“Well Pa, at that point all I could think about was what you had said about Mr. Miller’s hard work being destroyed and all of his dreams being shattered all because of me.  I felt so ashamed, I knew it was my fault and it scared me, I felt so bad Pa, a man’s life was ruined and it was my fault!”  Joe cried then, the burden of guilt, that had been almost more than he could bear, was beginning to be lifted from the shoulders of the unhappy boy.

“Then when you said I had to pay Mr. Miller for the bull I was terrified.  I didn’t know where I’d ever get that kind of money.  I was mad at you at first for making me do it, but then later I saw how lucky I was to have all that I do have.  I remembered the stories you used to tell me about when you and Adam and then later, Hoss, had traveled west.  I thought about the times you said you were just about ready to give up on your dreams but that something kept encouraging you to go on.  Then I thought about what my life might have been like if you had given up and realized that if you had, I might not even be here to have a life.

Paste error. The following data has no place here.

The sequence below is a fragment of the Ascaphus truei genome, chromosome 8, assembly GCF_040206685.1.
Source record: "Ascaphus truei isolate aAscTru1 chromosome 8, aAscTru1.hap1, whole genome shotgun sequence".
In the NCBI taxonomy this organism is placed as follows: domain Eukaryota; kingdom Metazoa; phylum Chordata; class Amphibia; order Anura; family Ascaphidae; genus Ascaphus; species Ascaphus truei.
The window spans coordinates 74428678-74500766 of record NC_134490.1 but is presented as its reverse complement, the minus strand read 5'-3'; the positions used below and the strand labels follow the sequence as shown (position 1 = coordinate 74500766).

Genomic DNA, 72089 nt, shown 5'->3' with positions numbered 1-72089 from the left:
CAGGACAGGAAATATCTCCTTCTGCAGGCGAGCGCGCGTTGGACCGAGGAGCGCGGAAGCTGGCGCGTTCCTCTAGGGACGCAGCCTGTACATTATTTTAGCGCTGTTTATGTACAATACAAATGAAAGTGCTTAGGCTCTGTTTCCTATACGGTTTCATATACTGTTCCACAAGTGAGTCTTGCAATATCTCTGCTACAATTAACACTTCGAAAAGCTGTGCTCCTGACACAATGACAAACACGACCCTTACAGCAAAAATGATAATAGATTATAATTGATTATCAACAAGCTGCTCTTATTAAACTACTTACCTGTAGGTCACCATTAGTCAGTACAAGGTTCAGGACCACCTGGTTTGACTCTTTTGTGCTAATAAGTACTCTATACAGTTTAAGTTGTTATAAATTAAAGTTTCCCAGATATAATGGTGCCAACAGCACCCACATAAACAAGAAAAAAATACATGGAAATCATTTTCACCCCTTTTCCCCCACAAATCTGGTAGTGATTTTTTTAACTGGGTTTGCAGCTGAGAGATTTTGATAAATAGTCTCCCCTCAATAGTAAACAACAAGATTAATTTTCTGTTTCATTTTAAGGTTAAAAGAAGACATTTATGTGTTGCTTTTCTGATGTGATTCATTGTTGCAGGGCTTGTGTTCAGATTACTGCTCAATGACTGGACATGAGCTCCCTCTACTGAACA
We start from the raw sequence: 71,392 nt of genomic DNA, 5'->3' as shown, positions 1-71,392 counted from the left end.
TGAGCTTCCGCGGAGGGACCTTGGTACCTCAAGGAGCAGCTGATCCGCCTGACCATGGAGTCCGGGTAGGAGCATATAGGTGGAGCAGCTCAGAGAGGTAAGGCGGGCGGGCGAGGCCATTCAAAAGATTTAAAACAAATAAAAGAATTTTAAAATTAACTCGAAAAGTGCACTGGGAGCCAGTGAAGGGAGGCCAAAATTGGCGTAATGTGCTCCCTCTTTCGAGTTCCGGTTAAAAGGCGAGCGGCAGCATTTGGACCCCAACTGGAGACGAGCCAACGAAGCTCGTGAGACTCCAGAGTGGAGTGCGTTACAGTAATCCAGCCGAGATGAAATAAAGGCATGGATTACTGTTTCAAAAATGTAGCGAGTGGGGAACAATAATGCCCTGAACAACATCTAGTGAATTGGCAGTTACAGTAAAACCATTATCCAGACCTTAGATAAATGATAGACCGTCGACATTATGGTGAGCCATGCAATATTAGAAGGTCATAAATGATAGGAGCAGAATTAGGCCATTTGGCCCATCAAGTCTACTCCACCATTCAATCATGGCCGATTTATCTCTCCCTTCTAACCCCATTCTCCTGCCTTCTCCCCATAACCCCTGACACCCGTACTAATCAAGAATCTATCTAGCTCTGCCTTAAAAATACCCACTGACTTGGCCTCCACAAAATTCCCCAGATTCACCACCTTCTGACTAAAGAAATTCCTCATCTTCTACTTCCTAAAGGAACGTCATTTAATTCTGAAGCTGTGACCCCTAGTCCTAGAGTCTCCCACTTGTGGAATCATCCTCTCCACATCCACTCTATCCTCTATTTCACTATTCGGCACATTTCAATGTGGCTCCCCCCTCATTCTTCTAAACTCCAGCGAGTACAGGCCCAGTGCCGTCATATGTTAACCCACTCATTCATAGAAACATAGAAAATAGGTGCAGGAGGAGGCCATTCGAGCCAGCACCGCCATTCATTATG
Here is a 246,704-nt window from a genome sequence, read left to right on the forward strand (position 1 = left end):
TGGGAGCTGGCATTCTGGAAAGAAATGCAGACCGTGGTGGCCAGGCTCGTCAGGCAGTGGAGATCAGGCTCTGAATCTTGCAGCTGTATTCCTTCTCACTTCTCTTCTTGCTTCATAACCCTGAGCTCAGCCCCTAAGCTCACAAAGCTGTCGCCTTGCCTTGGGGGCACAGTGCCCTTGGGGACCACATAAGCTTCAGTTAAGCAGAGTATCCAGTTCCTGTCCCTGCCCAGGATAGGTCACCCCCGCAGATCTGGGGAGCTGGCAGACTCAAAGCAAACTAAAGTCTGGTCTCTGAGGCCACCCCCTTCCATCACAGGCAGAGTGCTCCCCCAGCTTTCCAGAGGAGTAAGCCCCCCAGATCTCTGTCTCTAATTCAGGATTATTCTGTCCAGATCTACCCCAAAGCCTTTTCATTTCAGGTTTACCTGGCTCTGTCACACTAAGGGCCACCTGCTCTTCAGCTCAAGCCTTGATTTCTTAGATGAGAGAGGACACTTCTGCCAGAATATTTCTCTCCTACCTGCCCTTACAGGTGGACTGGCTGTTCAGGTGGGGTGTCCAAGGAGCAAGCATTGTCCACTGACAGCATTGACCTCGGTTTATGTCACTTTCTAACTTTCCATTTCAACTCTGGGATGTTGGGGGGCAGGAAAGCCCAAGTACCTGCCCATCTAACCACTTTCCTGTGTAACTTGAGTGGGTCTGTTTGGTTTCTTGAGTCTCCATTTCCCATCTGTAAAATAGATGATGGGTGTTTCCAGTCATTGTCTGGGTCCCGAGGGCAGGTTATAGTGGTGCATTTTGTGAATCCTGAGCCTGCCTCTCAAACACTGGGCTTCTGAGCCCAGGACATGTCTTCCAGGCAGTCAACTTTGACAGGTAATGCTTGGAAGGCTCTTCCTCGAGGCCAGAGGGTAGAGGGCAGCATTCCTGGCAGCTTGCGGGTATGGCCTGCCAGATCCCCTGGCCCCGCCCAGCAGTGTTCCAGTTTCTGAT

“Well Pa, I couldn’t let Mr. Miller give up on his dreams, least ways, not because of me!  I didn’t want that weighing on my conscience, so when Mr. Bates offered to buy my horses, I made the decision to sell them.  But Pa, it was the hardest thing I have ever done.”  Joe stopped then and enjoyed the feel of his father’s arms around him.

Ben was surprised by all he had heard.  Respect and pride swelled within his chest for the boy who had given his best to see that a man realized his dream.  The unselfishness of his son’s acts amazed him.  Ben knew what it had cost the boy to give up his horse.  Cochise had been his prize possession and yet he had used it as a sacrifice so another man could make his own dreams come true.

“Joseph,” Ben said.

“Yeah Pa,” replied Joe raising his head finally and stretching his back, which had gotten stiff while sitting for so long.

“Would you mind telling me how much Mr. Bates paid you for the horses and what did you do about getting the money to Mr. Miller?” Ben asked as he watched Joe twist and turn, working the stiffness from his body.